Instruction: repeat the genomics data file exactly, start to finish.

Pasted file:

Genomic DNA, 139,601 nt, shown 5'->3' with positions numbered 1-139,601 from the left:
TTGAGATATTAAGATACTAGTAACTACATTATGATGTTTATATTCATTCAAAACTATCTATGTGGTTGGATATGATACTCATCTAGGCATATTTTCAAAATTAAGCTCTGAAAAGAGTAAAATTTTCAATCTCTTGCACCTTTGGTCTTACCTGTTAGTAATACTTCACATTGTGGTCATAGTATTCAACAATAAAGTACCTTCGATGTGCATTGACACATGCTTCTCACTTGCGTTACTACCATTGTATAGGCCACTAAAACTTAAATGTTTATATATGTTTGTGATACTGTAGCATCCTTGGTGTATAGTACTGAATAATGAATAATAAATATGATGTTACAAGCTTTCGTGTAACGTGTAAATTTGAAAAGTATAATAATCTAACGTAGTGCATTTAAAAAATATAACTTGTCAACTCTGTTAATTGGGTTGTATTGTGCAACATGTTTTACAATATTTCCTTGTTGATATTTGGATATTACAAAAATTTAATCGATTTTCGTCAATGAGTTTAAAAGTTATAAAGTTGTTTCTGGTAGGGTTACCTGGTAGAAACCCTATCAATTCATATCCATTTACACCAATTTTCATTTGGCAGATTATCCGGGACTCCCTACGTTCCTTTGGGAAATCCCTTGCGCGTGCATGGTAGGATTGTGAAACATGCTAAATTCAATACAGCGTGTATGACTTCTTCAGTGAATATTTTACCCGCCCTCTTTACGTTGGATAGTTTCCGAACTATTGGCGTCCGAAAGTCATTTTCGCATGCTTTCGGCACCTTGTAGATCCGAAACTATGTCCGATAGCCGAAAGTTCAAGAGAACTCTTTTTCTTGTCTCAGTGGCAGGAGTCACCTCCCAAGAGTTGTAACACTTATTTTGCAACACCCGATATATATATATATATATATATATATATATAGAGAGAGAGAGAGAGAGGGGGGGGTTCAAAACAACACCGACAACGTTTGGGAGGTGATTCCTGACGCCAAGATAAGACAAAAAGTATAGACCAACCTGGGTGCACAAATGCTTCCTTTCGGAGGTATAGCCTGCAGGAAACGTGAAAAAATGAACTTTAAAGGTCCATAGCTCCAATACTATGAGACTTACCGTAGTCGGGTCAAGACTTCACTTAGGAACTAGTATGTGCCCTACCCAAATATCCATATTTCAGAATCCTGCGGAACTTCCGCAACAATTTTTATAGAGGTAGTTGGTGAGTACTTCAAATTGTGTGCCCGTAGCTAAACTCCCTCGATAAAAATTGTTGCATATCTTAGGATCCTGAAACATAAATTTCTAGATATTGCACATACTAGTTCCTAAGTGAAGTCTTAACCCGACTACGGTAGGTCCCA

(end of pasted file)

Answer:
Genomic DNA, 139,601 nt, shown 5'->3' with positions numbered 1-139,601 from the left:
TTGAGATATTAAGATACTAGTAACTACATTATGATGTTTATATTCATTCAAAACTATCTATGTGGTTGGATATGATACTCATCTAGGCATATTTTCAAAATTAAGCTCTGAAAAGAGTAAAATTTTCAATCTCTTGCACCTTTGGTCTTACCTGTTAGTAATACTTCACATTGTGGTCATAGTATTCAACAATAAAGTACCTTCGATGTGCATTGACACATGCTTCTCACTTGCGTTACTACCATTGTATAGGCCACTAAAACTTAAATGTTTATATATGTTTGTGATACTGTAGCATCCTTGGTGTATAGTACTGAATAATGAATAATAAATATGATGTTACAAGCTTTCGTGTAACGTGTAAATTTGAAAAGTATAATAATCTAACGTAGTGCATTTAAAAAATATAACTTGTCAACTCTGTTAATTGGGTTGTATTGTGCAACATGTTTTACAATATTTCCTTGTTGATATTTGGATATTACAAAAATTTAATCGATTTTCGTCAATGAGTTTAAAAGTTATAAAGTTGTTTCTGGTAGGGTTACCTGGTAGAAACCCTATCAATTCATATCCATTTACACCAATTTTCATTTGGCAGATTATCCGGGACTCCCTACGTTCCTTTGGGAAATCCCTTGCGCGTGCATGGTAGGATTGTGAAACATGCTAAATTCAATACAGCGTGTATGACTTCTTCAGTGAATATTTTACCCGCCCTCTTTACGTTGGATAGTTTCCGAACTATTGGCGTCCGAAAGTCATTTTCGCATGCTTTCGGCACCTTGTAGATCCGAAACTATGTCCGATAGCCGAAAGTTCAAGAGAACTCTTTTTCTTGTCTCAGTGGCAGGAGTCACCTCCCAAGAGTTGTAACACTTATTTTGCAACACCCGATATATATATATATATATATATATATATATAGAGAGAGAGAGAGAGAGGGGGGGGTTCAAAACAACACCGACAACGTTTGGGAGGTGATTCCTGACGCCAAGATAAGACAAAAAGTATAGACCAACCTGGGTGCACAAATGCTTCCTTTCGGAGGTATAGCCTGCAGGAAACGTGAAAAAATGAACTTTAAAGGTCCATAGCTCCAATACTATGAGACTTACCGTAGTCGGGTCAAGACTTCACTTAGGAACTAGTATGTGCCCTACCCAAATATCCATATTTCAGAATCCTGCGGAACTTCCGCAACAATTTTTATAGAGGTAGTTGGTGAGTACTTCAAATTGTGTGCCCGTAGCTAAACTCCCTCGATAAAAATTGTTGCATATCTTAGGATCCTGAAACATAAATTTCTAGATATTGCACATACTAGTTCCTAAGTGAAGTCTTAACCCGACTACGGTAGGTCCCA